What will you do differently today to hold yourself more closely to your values and what you believe to be morally correct and honorable?

From: Twitter, @philo_quotes
confirmed at : Not precisely sourced, similar to 1 Corinthians 10:23
photo by Stefano Mortellaro

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2 Responses to What is permissible is not always honorable.

  1. Raptor 22 December 2015 at 8:41 am #

    It’s an interesting quote. I’m not going to argue the quote, however I do want to see your opinion on a topic related to this quote. I’ve read a lot on this site, and it’s mostly positive writing. I also get the feeling that you know what you’re talking about and seems like a lot of it is based on experiences. That said, I like to debate things wherever possible, especially if something appears irregular. So forgive me if what I bring up seems a bit negative, it is something that occurs frequently and I am certain a lot of people have thought about it. Here it is:
    Do you think there is honour in suicide? It is definitely permissible, however do you believe it is honorable or cowardice.
    They say what you do with your life is up to you, that would include choosing to die. Birth is not your choice, so in relation death should not be a choice as well…yet it is. There is a huge perception that it is wrong, and that you shouldn’t go against the flow of time/God. I am of the opinion that it is neither good nor wrong, death is always frowned upon, but to the person committing suicide, there is relief. Who are we to criticize that, as in everything we do in life, there are consequences, pros and cons, suicide is no different. In the end, no matter how strong your feelings are at one time, slowly they will change with the long flow of time.

    • philosiblog 4 January 2016 at 3:26 am #

      This will be short. 8)

      In my country, it is illegal to commit suicide, so it is not permissible. That said, there are movements here to allow suicide for cases of extreme physical pain and a near-term terminal diagnosis. The end.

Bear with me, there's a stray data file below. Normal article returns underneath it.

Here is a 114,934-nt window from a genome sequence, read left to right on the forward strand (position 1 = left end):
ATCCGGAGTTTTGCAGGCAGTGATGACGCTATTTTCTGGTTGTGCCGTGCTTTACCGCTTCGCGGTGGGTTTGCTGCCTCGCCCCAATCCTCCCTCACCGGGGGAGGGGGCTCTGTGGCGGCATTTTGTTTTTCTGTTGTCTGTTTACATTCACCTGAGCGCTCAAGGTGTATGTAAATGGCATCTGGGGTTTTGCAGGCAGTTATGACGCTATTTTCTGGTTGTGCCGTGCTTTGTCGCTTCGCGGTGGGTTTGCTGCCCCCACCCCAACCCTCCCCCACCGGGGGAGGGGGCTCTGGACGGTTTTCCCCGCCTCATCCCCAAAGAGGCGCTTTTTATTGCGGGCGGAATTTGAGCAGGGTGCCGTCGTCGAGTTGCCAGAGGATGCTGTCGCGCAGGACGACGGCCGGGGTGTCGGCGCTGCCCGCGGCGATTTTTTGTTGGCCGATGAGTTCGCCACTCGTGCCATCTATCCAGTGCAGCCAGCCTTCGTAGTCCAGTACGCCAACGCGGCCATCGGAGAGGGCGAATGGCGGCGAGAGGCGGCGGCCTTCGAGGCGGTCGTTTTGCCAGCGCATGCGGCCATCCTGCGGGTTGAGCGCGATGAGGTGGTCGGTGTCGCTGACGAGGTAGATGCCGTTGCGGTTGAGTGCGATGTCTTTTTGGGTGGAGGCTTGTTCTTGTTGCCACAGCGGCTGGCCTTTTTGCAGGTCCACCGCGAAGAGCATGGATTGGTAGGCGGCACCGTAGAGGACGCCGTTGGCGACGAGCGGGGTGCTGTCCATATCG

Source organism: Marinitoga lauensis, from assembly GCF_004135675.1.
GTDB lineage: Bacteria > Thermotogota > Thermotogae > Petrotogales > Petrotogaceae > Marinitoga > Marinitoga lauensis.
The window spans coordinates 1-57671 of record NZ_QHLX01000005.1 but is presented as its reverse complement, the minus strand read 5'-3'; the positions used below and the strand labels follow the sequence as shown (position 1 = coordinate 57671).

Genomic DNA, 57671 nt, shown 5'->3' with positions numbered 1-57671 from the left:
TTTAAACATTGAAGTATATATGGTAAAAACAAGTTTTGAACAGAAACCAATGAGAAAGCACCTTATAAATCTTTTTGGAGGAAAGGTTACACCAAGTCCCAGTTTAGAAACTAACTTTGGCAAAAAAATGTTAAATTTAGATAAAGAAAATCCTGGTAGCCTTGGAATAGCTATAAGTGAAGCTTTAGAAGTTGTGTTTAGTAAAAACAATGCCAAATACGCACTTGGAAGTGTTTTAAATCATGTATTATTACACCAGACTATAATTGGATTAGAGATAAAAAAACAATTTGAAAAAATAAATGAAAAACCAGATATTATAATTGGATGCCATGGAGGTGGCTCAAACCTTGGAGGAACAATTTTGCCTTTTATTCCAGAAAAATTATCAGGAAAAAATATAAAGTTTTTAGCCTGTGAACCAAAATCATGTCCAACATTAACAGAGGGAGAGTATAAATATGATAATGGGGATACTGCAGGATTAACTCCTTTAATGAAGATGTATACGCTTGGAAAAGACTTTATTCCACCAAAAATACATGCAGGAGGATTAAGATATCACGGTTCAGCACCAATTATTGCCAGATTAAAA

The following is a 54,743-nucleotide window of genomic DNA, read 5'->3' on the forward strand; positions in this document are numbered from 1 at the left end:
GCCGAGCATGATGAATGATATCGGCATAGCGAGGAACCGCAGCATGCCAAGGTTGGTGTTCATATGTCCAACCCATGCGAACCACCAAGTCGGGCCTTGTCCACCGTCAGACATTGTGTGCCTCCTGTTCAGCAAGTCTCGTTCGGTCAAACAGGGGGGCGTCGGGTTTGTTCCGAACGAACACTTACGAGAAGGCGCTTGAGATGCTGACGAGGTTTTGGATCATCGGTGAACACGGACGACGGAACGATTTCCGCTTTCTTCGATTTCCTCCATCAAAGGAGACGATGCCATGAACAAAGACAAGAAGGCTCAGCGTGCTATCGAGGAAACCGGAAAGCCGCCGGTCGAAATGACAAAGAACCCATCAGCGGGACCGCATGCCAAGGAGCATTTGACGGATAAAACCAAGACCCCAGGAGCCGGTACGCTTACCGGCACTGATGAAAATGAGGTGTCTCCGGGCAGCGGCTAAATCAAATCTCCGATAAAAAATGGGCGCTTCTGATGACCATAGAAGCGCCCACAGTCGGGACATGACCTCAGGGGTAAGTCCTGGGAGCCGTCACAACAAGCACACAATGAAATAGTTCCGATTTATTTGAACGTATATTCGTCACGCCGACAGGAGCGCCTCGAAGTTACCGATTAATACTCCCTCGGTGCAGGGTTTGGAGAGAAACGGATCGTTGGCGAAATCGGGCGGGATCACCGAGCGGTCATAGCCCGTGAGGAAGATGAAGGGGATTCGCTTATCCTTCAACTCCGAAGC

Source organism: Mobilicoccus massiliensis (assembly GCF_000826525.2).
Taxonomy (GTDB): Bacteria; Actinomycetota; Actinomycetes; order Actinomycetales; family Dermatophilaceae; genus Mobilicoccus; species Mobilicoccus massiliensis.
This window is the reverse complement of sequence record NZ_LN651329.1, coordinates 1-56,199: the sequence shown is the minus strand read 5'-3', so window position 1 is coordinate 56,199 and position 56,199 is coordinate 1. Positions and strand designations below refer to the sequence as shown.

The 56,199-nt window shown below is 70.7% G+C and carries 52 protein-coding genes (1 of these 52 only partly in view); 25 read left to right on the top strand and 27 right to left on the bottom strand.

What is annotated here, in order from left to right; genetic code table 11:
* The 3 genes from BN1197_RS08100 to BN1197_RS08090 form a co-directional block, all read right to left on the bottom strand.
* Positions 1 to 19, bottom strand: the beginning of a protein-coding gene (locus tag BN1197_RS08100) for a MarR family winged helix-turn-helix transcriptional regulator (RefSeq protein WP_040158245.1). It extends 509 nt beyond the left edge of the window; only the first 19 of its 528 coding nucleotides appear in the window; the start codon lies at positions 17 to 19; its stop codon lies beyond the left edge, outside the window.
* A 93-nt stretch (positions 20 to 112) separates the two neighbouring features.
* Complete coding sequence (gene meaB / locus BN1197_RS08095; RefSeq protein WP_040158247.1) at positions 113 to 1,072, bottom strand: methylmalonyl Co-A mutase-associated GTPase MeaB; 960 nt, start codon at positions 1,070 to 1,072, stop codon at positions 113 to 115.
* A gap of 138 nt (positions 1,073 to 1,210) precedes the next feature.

Now, on the broader discussion of suicide… I guess the biggest point for me is the wreckage left behind. The handful of suicides I have seen in friends and friends-of-friends never lessened the suffering, it’s only spread it from them onto everyone else. People have ended up in Psychiatrists offices trying to figure out how they could have helped a little more, somehow made a difference. These have been largely tormented teens and young adults who couldn’t cope with their situation, and instead of turning to get help, they turned to death. My experience may be coloring my judgement.

      That said, life and death are facts of life. Suicide cuts the life short. All the good that could have come of that person, either directly or indirectly, through their actions or the actions they inspire in others, is gone. That, I believe, is too high a price to pay. Again, if we’re talking about someone with a few months to live and no real life due to the amount of pain killers, that’s a short time left to inspire, so the down-side of suicide isn’t as great.

      Next question – is it suicide to throw oneself on a grenade, or is it justified in protecting others? Is it honorable, or not? Here we get into a completely different kettle of fish. To me, suicide is running away from problems. In the case of a grenade (or pushing someone out of the way of a bus, etc), you are trying to save someone. That is a worthy distinction to me.

      As for the long flow of time, in my 50+ years, I’ve been against suicide for as long as I can remember. There have been times when my life really sucked, but I could never bring myself to visit the kind of pain and anguish a suicide leaves behind for the survivors to have to deal with. It may also be a bit of a cultural thing, I come from a long line of people who make due with what ever situation they find themselves in, and have always fought to make their lives, and the lives of others, better.

      Sorry to be so long in responding, but it’s been a very busy season here.